What Happens to Your Facebook Account When You Die?
In 2005, college student Loren Williams was killed in a motorcycle accident. His grieving mother, yearning to feel closer to her son, wanted to use his Facebook page. More than just seeing the site, she wanted to see his correspondence, to read his messages, in hopes of understanding her son better.
A 25-year-old federal law, however, barred her from accessing his account.
- Podcast: Accessing Your Family Member’s Facebook Account after They Die
- Video: Planning for Your Social Media Accounts When You Die
Digital media has evolved at breakneck speed, giving lawmakers little time to catch up. The latest federal law concerning digital media after you die is from 1986, while Oklahoma, of all places, has the most progressive and up-to-date law about digital estate on its books.
Facebook refused Williams’ mother, Karen, access to his account and even changed the password when Karen got it from a friend. She eventually retained a lawyer and sued Facebook in 2007, finally getting the court to issue an order to allow her access.
When you sign up for a website, you are agreeing to terms of license, so any “assets” under that license fall under licensing rules, says Florida-based estate planning lawyer David Goldman.
If you have an iTunes account, and you purchase music through that account, when you die the license for that account expires. The same principle applies to Facebook or Twitter, so when you die the license to all the content generated on that account, technically, expires. So if people gain access to these accounts after the user has died, it could be a liability, Goldman says. Legally speaking, once someone passes, their licenses to all that media expires.
“If you have an iPhone, you’d have hundreds of dollars worth of apps or thousands of dollars worth of music. When you die those licenses expire,” Goldman says.
It’s a little different with a financial instrument like PayPal, where the money wouldn’t disappear, but for survivors of the deceased to get access to digital accounts, they’d need to hire a lawyer.
“There is litigation against AOL and Google to access emails. The courts have, after a bunch of time and a bunch of money, appeared to grant access. So far as I know they haven’t really provided access, but compiled the content. You’re basically getting raw data but not getting access to the account itself,” he says. Opening a probate case can costs thousands of dollars and take time. Some attorneys suggest using a will or trust that gives access to a password through a separate writing memorandum – a document that can be attached to a will, so the will does not need to be re-written every time there’s an adjustment.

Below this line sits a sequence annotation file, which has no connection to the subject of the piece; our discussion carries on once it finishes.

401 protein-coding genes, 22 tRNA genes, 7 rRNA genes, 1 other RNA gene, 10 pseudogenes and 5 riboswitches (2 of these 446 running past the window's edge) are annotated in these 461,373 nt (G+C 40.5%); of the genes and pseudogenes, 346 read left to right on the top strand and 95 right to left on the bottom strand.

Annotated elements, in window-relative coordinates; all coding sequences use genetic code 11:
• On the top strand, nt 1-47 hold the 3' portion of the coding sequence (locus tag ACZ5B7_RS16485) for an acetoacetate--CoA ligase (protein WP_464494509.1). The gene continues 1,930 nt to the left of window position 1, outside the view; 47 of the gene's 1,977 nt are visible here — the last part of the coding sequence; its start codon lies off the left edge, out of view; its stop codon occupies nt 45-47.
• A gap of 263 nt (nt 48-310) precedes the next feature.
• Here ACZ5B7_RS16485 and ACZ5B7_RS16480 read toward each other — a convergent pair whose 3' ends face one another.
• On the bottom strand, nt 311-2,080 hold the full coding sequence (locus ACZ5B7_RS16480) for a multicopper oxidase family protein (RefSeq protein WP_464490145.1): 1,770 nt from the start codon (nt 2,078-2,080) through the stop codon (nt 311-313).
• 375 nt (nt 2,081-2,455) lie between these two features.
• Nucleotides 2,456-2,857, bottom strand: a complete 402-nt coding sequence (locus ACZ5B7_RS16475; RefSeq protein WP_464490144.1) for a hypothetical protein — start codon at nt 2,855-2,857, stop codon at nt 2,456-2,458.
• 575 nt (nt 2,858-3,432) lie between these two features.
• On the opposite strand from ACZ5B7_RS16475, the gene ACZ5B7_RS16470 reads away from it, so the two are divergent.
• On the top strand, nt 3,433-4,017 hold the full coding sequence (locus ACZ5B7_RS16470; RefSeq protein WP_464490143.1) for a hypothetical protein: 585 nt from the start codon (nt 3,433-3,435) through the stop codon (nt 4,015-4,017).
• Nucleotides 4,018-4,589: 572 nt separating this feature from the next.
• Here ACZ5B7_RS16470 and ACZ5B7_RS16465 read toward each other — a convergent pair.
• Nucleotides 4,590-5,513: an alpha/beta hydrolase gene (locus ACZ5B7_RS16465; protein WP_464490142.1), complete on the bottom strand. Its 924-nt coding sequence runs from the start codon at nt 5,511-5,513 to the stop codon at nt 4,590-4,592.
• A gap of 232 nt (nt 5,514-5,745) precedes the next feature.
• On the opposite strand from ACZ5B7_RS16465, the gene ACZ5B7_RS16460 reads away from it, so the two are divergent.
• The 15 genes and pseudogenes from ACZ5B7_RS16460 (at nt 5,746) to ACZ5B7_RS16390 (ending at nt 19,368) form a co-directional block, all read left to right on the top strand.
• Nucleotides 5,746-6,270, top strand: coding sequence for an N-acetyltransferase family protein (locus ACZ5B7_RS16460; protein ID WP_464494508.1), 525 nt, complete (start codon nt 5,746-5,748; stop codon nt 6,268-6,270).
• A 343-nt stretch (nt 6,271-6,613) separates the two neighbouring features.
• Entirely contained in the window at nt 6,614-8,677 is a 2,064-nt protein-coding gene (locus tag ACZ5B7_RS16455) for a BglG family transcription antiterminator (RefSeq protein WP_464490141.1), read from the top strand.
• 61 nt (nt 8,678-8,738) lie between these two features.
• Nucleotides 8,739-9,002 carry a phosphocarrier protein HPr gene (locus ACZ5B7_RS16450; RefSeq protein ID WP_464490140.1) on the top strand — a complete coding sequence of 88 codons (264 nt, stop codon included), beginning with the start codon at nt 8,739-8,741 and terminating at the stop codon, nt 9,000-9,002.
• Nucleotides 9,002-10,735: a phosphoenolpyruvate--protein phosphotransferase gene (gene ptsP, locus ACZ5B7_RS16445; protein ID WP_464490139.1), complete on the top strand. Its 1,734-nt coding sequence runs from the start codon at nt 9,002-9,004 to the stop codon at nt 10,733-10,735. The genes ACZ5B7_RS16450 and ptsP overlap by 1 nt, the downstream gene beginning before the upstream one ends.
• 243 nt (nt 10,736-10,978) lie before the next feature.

The best way to ensure a digital legacy is to create accounts in the name of a trust. If the account is in the name of a trust, the trustees and beneficiaries can retain access to the digital licenses.
The issue of digital estate planning goes beyond whether fiduciaries should have access to social media issues. There’s online banking, documents, and the thousand other little things people do electronically.
“If you run an Internet-based business, digital estate planning needs to be integral to your plans. You need to have detailed instructions,” says Seattle-based estate attorney Wendy S. Goffe, a lawyer at Graham & Dunn, PC.
“If you’re a professional photographer and you’ve got all your photos online, or you’re an author and you self-publish online and you have all your work stored in the ether, it’s critical. It is your legacy. You can have a Pulitzer-winning novel, it’ll be all gone,” she says.
There aren’t any concrete rules in place, either. Even estate-planning attorneys may be less than web-savvy – she admits with a laugh that her Seattle clientele are often more tech-smart than she. Consumers should make sure their attorneys are aware of their digital assets, and if needed, engage an adviser who knows his or her way around digital estate.
“I think we’re in a time of disruptive change where there isn’t a right answer, and there are a lot of approximate answers. The standards are changing really quickly, but one good option is to use a site that stores all this stuff and then tell someone you have it there,” she says. Don’t just give your attorney your password information, though.
“Another (option) is to put it all on a thumb drive and stick it in a safe deposit box,” she adds.
A person’s will should specify what he or she wants done with all their digital property after they pass. Goffe says, “A person may have a self-published Pulitzer-winning novel on Amazon that would be deleted forever” if a fiduciary doesn’t know it exists. On the other hand, a parent might not want their children to read their journal, and that parent should make those wishes clear in a will.
If other states or the federal government adopt laws similar to Oklahoma’s concerning rights to digital media, beneficiaries could gain access to log-in information; but until then, consumers have to obtain a court order to get access to their loved ones’ social media sites after they’ve passed.